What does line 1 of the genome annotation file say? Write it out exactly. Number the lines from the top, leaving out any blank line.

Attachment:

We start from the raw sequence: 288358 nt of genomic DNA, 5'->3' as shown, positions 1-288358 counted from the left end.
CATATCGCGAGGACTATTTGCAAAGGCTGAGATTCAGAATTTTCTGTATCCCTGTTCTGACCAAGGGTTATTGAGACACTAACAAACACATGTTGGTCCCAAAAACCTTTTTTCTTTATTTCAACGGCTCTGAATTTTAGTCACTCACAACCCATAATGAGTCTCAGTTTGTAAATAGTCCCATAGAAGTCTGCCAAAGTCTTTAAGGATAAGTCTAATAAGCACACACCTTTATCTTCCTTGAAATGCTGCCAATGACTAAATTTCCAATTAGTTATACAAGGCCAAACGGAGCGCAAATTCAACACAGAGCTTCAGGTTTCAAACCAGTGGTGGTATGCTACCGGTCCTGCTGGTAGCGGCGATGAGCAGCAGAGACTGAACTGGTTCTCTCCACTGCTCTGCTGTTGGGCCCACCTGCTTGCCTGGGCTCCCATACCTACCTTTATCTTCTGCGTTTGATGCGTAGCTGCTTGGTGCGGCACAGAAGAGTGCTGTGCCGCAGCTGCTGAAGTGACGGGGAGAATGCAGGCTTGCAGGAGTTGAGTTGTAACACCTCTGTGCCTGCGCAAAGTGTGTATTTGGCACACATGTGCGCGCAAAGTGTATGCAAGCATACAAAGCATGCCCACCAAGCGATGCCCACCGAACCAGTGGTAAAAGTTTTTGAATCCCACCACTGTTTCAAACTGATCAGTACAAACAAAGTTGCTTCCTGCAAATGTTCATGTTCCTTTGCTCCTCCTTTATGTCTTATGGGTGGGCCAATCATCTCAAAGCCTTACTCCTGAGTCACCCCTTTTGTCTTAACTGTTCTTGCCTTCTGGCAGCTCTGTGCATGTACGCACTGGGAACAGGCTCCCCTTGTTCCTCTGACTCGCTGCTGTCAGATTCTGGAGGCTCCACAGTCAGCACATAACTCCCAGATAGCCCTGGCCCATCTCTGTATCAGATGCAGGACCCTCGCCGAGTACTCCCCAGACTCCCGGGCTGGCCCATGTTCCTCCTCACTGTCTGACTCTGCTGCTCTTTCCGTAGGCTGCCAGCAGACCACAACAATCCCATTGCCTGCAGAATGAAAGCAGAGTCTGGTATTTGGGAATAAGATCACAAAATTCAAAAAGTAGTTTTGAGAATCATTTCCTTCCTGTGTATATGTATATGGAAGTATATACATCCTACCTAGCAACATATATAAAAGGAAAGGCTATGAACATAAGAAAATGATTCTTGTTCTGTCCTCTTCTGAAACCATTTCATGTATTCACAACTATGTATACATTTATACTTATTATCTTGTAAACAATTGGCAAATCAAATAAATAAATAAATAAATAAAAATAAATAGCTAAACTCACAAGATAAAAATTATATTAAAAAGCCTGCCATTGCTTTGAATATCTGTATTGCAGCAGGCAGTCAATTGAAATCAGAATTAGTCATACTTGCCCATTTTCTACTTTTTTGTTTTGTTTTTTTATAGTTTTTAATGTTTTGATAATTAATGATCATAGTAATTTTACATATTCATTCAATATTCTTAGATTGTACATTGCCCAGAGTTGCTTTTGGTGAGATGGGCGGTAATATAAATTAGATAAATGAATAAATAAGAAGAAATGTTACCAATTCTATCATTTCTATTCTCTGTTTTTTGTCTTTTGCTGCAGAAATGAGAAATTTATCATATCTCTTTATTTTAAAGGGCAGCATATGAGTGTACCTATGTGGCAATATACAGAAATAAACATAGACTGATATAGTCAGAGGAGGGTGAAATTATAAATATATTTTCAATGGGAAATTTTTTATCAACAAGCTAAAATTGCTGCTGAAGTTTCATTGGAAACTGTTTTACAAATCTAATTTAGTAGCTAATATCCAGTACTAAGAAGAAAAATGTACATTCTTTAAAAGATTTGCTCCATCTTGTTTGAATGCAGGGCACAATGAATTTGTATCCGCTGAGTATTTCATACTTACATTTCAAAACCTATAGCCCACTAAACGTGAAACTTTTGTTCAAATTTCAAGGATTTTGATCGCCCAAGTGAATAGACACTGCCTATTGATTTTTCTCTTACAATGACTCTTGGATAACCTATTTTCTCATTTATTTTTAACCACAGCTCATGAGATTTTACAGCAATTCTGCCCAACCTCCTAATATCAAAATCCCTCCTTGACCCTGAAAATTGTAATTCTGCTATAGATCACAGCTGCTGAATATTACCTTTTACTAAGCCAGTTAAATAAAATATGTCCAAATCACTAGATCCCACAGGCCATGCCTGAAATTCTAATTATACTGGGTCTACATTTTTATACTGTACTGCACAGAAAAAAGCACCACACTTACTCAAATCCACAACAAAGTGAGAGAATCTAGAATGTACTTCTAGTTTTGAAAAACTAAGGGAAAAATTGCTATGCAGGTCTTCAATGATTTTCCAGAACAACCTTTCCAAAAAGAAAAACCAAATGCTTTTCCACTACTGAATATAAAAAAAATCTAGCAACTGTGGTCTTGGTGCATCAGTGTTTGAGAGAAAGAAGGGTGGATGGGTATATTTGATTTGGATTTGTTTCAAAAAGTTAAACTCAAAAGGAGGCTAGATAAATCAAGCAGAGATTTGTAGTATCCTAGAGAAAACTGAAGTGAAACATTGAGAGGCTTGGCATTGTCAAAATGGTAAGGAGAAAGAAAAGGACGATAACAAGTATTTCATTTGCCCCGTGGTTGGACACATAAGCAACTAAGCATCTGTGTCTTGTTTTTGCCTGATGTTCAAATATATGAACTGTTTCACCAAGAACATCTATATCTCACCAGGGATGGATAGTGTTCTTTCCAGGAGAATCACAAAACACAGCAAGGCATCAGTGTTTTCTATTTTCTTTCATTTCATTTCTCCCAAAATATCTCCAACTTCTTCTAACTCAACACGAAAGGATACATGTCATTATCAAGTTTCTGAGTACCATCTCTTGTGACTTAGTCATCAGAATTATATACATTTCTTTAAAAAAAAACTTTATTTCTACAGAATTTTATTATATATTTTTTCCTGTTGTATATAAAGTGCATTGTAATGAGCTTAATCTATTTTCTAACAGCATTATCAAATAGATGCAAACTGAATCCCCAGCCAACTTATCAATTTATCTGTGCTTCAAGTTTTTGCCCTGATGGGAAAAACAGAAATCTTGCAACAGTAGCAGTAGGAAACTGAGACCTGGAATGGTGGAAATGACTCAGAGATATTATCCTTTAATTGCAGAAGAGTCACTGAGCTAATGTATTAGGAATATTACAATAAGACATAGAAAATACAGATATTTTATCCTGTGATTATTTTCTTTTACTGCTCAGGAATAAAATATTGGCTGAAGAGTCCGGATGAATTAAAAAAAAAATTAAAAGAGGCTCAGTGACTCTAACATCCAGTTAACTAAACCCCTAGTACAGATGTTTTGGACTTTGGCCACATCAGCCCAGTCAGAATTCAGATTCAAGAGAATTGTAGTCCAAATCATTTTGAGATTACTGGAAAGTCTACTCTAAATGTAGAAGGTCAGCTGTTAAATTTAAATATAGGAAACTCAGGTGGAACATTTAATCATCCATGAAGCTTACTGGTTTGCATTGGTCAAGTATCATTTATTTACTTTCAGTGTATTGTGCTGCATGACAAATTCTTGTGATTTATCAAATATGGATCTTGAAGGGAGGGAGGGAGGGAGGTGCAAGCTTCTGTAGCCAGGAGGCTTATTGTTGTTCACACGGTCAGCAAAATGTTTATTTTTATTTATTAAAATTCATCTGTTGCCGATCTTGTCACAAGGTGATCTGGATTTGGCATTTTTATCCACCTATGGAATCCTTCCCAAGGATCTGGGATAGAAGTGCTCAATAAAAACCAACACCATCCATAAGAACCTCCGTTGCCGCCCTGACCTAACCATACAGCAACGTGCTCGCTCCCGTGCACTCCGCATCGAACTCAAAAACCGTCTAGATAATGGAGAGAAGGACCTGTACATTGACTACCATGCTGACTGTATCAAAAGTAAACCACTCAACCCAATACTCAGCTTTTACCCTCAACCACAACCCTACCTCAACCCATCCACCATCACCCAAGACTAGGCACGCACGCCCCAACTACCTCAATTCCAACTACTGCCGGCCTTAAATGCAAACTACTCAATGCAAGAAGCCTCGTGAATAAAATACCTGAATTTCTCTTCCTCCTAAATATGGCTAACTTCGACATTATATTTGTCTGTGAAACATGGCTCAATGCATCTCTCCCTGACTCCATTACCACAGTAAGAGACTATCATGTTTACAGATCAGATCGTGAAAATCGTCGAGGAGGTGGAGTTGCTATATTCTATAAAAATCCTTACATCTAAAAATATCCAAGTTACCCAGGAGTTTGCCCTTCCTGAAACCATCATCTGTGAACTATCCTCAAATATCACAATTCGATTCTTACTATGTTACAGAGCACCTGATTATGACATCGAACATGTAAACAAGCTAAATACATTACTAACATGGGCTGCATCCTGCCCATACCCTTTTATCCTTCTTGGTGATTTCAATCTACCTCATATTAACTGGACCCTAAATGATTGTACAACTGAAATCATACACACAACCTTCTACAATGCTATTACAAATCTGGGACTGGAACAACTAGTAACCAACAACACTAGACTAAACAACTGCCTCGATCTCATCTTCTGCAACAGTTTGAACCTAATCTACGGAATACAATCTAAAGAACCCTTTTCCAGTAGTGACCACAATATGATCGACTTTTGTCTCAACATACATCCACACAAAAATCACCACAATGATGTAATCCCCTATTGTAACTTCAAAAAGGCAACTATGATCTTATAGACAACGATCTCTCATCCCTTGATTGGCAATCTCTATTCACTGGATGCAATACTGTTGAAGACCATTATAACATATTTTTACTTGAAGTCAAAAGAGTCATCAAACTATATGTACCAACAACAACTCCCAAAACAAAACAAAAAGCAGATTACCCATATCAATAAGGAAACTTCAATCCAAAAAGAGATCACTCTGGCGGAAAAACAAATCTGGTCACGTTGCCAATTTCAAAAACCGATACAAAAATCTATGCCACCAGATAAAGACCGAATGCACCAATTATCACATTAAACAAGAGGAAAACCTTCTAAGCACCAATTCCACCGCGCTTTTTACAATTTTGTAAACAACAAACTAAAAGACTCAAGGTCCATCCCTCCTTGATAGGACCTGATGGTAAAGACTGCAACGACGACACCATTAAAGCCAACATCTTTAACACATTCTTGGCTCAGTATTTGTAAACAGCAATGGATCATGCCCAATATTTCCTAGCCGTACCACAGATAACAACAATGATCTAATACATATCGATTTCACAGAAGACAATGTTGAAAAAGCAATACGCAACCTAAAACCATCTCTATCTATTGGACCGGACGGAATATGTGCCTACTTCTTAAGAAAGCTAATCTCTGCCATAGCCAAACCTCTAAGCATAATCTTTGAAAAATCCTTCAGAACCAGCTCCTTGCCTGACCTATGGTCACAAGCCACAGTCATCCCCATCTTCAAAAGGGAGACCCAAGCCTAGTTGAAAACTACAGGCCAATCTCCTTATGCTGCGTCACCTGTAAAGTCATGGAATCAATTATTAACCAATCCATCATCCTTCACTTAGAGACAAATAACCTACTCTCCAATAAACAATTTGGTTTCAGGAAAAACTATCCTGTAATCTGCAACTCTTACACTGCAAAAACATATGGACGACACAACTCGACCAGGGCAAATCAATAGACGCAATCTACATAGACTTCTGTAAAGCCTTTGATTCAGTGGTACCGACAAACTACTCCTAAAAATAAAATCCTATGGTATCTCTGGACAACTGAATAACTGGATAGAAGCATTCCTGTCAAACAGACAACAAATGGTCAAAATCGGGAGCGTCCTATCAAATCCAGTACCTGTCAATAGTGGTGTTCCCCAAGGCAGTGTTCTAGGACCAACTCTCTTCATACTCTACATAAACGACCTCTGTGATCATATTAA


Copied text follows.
We start from the raw sequence: 288358 nt of genomic DNA, 5'->3' as shown, positions 1-288358 counted from the left end.